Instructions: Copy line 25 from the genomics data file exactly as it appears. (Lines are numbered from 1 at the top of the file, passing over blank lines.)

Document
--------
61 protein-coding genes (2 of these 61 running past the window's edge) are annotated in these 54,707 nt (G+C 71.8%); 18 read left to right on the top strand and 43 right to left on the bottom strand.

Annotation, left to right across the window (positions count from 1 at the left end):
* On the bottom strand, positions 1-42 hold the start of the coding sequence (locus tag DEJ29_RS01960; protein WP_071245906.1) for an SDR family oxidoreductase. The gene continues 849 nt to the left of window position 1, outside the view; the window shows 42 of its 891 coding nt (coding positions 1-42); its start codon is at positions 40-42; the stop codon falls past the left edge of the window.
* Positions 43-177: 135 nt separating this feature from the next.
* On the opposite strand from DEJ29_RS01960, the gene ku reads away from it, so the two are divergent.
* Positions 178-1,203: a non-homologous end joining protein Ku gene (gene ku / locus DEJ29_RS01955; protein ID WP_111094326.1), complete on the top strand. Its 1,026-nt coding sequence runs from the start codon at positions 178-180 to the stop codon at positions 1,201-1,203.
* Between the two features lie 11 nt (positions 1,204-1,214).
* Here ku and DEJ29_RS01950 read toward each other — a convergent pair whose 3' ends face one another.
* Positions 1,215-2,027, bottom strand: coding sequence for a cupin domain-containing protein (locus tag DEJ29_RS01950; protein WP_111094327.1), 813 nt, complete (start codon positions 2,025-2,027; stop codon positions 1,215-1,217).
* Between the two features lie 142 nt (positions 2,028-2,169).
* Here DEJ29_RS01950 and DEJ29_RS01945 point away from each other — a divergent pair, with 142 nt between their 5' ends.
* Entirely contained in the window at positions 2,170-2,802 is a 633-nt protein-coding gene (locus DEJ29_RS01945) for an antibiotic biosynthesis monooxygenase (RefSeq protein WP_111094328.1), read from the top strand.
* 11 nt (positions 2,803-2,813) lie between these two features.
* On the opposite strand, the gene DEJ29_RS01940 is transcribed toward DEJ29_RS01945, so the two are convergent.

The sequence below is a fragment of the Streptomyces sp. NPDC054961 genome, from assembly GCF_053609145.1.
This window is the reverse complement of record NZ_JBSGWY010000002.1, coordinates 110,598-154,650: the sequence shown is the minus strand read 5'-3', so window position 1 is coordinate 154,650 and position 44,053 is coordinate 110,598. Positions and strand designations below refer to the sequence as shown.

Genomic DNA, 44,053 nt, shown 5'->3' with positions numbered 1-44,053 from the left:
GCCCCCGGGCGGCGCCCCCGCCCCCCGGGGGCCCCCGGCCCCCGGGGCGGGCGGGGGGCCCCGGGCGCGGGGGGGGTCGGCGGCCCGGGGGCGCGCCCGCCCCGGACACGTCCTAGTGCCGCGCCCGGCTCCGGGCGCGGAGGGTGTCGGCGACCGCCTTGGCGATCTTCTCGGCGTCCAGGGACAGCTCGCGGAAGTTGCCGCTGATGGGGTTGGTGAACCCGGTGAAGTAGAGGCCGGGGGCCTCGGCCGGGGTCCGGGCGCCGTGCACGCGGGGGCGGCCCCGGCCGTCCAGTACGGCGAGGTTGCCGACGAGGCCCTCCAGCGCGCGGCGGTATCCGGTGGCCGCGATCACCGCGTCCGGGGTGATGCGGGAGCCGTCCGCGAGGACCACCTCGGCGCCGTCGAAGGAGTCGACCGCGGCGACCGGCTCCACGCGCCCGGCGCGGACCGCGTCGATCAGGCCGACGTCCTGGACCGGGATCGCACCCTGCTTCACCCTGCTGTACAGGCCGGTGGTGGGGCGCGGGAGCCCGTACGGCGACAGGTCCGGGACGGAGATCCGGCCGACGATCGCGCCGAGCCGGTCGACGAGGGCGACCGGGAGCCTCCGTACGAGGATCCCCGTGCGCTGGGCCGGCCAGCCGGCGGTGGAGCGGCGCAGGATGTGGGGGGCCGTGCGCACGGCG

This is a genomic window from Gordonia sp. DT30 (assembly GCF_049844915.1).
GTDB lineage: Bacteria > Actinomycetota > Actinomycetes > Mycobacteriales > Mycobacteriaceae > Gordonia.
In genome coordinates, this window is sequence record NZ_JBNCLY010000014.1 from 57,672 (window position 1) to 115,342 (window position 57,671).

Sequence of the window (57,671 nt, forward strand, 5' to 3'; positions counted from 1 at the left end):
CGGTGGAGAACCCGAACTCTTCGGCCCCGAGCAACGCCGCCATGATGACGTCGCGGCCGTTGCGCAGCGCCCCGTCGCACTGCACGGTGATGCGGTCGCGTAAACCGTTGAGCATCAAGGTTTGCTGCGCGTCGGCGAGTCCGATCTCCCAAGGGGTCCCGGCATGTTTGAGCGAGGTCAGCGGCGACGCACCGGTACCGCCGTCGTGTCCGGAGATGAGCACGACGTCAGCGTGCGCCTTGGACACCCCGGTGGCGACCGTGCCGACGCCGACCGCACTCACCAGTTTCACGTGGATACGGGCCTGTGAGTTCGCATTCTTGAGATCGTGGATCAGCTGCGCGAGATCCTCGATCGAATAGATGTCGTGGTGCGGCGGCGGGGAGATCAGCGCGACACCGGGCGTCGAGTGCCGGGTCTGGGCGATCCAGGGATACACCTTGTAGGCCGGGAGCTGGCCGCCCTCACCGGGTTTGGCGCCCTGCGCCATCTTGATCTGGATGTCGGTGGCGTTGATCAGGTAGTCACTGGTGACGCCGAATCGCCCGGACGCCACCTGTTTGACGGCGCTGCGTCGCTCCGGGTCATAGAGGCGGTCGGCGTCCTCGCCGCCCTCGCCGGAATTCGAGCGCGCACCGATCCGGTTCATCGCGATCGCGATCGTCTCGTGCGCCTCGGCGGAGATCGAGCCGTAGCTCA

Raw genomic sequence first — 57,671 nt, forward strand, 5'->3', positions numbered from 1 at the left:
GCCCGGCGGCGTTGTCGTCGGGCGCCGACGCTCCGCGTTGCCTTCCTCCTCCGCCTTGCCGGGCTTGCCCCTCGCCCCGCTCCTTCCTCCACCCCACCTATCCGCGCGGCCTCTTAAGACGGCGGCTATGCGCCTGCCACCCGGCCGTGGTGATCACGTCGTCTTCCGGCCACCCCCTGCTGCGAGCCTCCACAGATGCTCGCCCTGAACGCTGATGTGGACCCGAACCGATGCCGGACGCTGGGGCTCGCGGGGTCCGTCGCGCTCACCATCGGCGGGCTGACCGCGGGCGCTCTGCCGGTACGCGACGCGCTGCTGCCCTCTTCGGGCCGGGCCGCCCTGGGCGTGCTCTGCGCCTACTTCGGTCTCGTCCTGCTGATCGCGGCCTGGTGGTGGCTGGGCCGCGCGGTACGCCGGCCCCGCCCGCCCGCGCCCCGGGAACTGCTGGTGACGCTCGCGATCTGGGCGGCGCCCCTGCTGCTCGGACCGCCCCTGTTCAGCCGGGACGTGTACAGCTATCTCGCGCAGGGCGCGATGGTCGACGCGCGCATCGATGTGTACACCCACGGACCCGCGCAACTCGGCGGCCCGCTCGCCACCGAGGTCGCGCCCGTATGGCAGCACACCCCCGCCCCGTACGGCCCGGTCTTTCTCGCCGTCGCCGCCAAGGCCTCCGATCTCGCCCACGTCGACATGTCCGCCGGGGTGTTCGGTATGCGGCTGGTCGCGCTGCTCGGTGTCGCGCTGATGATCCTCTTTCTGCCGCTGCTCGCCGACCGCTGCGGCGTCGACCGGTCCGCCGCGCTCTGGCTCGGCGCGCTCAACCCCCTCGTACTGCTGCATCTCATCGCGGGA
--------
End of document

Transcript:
GCCCGGCGGCGTTGTCGTCGGGCGCCGACGCTCCGCGTTGCCTTCCTCCTCCGCCTTGCCGGGCTTGCCCCTCGCCCCGCTCCTTCCTCCACCCCACCTATCCGCGCGGCCTCTTAAGACGGCGGCTATGCGCCTGCCACCCGGCCGTGGTGATCACGTCGTCTTCCGGCCACCCCCTGCTGCGAGCCTCCACAGATGCTCGCCCTGAACGCTGATGTGGACCCGAACCGATGCCGGACGCTGGGGCTCGCGGGGTCCGTCGCGCTCACCATCGGCGGGCTGACCGCGGGCGCTCTGCCGGTACGCGACGCGCTGCTGCCCTCTTCGGGCCGGGCCGCCCTGGGCGTGCTCTGCGCCTACTTCGGTCTCGTCCTGCTGATCGCGGCCTGGTGGTGGCTGGGCCGCGCGGTACGCCGGCCCCGCCCGCCCGCGCCCCGGGAACTGCTGGTGACGCTCGCGATCTGGGCGGCGCCCCTGCTGCTCGGACCGCCCCTGTTCAGCCGGGACGTGTACAGCTATCTCGCGCAGGGCGCGATGGTCGACGCGCGCATCGATGTGTACACCCACGGACCCGCGCAACTCGGCGGCCCGCTCGCCACCGAGGTCGCGCCCGTATGGCAGCACACCCCCGCCCCGTACGGCCCGGTCTTTCTCGCCGTCGCCGCCAAGGCCTCCGATCTCGCCCACGTCGACATGTCCGCCGGGGTGTTCGGTATGCGGCTGGTCGCGCTGCTCGGTGTCGCGCTGATGATCCTCTTTCTGCCGCTGCTCGCCGACCGCTGCGGCGTCGACCGGTCCGCCGCGCTCTGGCTCGGCGCGCTCAACCCCCTCGTACTGCTGCATCTCATCGCGGGA